I did all the coding for Lenna’s Inception on Linux (I like a good terminal), so officially supporting the platform has been almost free. Linux gamers are also very good at fixing your bugs for you!

The figure for Mac was a lot lower: .8%. Most likely because we dropped official Mac support prior to release because continuing to support it became a huge burden.

So the Linux version sold approximately 340 copies which at their normal price of £7.19 that would be somewhere around £2,444.6 (it went on sale once previously, so likely a bit lower). For a small indie developer, that can make all the difference.

Interestingly, they gave purchasers of the massive Bundle for Racial Justice and Equality on itch.io a copy of Lenna's Inception too so a further eighty thousand people have a copy of it. This had a fun side-effect, which seemed to actually boost their sales shortly after on Steam.

Concluding the postmortem: sadly overall Lenna's Inception was not a commercial success but valuable lessons have been learned from developing and marketing it. Oh and Coxon said "Don't sleep on Linux, itch.io, consoles or localisation. They’re important!".

You can buy Lenna's Inception on itch.io and Steam.

Bytten Studio are currently working on Cassette Beasts, an open-world monster catching RPG built with the free and open source Godot Engine and they will be continuing Linux support with it.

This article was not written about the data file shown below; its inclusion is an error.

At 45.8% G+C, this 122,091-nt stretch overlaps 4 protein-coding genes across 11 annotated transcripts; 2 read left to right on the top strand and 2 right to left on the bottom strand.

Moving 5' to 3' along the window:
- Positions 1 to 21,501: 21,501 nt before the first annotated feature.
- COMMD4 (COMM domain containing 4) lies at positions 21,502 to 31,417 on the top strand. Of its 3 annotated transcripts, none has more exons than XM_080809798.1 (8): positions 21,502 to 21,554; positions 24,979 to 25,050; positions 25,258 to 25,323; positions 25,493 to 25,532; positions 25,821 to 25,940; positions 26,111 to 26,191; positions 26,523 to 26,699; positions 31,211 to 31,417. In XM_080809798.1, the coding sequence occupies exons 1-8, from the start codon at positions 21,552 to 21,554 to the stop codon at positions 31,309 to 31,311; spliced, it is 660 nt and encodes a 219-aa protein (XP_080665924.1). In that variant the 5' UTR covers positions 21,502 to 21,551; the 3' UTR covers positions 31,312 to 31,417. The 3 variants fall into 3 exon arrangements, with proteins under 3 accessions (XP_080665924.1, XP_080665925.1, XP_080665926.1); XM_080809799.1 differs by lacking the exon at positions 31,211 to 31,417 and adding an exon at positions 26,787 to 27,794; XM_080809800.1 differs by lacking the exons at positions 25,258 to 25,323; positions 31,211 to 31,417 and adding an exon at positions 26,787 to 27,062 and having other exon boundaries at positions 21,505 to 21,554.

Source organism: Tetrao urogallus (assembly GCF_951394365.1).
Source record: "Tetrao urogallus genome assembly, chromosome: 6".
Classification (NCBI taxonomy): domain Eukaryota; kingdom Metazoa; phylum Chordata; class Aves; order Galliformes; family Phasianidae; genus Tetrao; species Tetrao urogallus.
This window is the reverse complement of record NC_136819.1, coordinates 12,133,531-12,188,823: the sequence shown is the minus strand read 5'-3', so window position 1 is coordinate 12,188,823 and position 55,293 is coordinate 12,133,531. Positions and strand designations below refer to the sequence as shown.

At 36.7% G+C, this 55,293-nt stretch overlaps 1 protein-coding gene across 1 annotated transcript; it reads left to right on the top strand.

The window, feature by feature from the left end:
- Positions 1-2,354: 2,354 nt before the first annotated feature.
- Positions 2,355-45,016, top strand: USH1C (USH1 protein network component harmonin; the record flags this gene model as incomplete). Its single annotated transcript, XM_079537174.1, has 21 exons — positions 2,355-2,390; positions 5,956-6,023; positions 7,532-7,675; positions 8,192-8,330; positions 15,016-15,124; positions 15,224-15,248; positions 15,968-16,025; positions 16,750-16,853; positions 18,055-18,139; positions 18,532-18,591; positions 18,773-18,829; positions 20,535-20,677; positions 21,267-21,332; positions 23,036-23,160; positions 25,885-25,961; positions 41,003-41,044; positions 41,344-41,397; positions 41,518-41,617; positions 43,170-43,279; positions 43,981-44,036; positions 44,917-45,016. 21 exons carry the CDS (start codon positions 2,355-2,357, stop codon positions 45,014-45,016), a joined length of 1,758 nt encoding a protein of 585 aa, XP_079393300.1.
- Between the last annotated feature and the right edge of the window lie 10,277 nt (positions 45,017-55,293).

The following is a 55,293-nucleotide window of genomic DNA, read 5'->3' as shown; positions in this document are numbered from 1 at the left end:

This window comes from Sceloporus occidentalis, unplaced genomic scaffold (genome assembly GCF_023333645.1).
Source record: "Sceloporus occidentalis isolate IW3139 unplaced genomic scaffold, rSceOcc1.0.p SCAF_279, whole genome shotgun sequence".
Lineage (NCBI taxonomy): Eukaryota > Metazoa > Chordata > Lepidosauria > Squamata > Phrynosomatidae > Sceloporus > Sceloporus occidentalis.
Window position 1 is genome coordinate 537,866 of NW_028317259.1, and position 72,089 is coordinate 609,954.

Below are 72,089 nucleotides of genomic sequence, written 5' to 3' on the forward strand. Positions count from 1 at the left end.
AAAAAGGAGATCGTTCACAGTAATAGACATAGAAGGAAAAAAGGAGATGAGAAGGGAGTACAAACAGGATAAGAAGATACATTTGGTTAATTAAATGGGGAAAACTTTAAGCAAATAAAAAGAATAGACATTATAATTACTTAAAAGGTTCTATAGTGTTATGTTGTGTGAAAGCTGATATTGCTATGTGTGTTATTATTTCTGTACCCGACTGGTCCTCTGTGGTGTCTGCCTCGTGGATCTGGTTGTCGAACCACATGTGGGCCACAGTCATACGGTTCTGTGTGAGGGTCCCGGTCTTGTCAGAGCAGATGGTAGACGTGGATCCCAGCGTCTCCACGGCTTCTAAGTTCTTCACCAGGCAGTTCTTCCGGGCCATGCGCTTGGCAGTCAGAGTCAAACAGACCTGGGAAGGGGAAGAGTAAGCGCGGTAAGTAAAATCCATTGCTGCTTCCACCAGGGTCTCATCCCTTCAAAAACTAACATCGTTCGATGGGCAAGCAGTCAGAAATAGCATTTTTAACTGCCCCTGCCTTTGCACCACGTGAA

Article taken from GamingOnLinux.com.
34 Likes, Who?
We do often include affiliate links to earn us some pennies. We are currently affiliated with GOG and Humble Store. See more here.
About the author -
author picture
I am the owner of GamingOnLinux. After discovering Linux back in the days of Mandrake in 2003, I constantly came back to check on the progress of Linux until Ubuntu appeared on the scene and it helped me to really love it. You can reach me easily by emailing GamingOnLinux directly.
See more from me
37 comments
Page: «3/4»
  Go to:

micke1m 19 Jan
Quoting: tccoxonHey everyone, dev here! Thanks for the bug reports related to the crash on launch! I'm currently testing a fix on the 'beta' branch of the game on Steam. Since the bug doesn't seem to affect my OS version and hardware, I'd appreciate it if you could let me know whether switching to the 'beta' branch helps or not. Once I've ascertained the bug is fixed, the patch will roll out on itch.io too.